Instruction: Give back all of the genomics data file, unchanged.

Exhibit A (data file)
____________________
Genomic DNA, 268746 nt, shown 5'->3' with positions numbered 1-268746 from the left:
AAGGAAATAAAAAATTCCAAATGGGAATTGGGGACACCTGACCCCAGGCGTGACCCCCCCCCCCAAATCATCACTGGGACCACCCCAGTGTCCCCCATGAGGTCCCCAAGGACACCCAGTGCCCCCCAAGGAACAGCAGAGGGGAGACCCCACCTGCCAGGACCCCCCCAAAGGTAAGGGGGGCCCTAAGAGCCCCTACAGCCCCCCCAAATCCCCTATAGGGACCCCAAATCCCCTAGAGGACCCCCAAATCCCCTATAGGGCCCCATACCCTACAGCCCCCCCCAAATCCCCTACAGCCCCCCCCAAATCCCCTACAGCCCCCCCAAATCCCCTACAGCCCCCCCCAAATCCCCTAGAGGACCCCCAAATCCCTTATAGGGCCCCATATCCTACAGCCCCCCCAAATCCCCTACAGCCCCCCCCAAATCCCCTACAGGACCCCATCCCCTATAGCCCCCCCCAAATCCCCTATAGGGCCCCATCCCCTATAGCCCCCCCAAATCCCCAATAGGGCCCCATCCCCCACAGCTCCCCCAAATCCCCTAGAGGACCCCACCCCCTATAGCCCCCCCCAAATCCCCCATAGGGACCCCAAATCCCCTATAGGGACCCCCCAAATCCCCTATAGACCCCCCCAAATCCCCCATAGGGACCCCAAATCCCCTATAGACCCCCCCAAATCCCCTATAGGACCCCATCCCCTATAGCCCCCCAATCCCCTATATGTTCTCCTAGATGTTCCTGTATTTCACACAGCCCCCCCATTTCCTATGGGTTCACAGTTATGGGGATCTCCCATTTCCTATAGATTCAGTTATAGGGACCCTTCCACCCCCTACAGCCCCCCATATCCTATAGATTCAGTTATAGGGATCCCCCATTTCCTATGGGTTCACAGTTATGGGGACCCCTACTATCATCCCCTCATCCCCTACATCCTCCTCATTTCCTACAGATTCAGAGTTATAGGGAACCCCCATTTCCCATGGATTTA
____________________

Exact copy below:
Genomic DNA, 268746 nt, shown 5'->3' with positions numbered 1-268746 from the left:
AAGGAAATAAAAAATTCCAAATGGGAATTGGGGACACCTGACCCCAGGCGTGACCCCCCCCCCCAAATCATCACTGGGACCACCCCAGTGTCCCCCATGAGGTCCCCAAGGACACCCAGTGCCCCCCAAGGAACAGCAGAGGGGAGACCCCACCTGCCAGGACCCCCCCAAAGGTAAGGGGGGCCCTAAGAGCCCCTACAGCCCCCCCAAATCCCCTATAGGGACCCCAAATCCCCTAGAGGACCCCCAAATCCCCTATAGGGCCCCATACCCTACAGCCCCCCCCAAATCCCCTACAGCCCCCCCCAAATCCCCTACAGCCCCCCCAAATCCCCTACAGCCCCCCCCAAATCCCCTAGAGGACCCCCAAATCCCTTATAGGGCCCCATATCCTACAGCCCCCCCAAATCCCCTACAGCCCCCCCCAAATCCCCTACAGGACCCCATCCCCTATAGCCCCCCCCAAATCCCCTATAGGGCCCCATCCCCTATAGCCCCCCCAAATCCCCAATAGGGCCCCATCCCCCACAGCTCCCCCAAATCCCCTAGAGGACCCCACCCCCTATAGCCCCCCCCAAATCCCCCATAGGGACCCCAAATCCCCTATAGGGACCCCCCAAATCCCCTATAGACCCCCCCAAATCCCCCATAGGGACCCCAAATCCCCTATAGACCCCCCCAAATCCCCTATAGGACCCCATCCCCTATAGCCCCCCAATCCCCTATATGTTCTCCTAGATGTTCCTGTATTTCACACAGCCCCCCCATTTCCTATGGGTTCACAGTTATGGGGATCTCCCATTTCCTATAGATTCAGTTATAGGGACCCTTCCACCCCCTACAGCCCCCCATATCCTATAGATTCAGTTATAGGGATCCCCCATTTCCTATGGGTTCACAGTTATGGGGACCCCTACTATCATCCCCTCATCCCCTACATCCTCCTCATTTCCTACAGATTCAGAGTTATAGGGAACCCCCATTTCCCATGGATTTA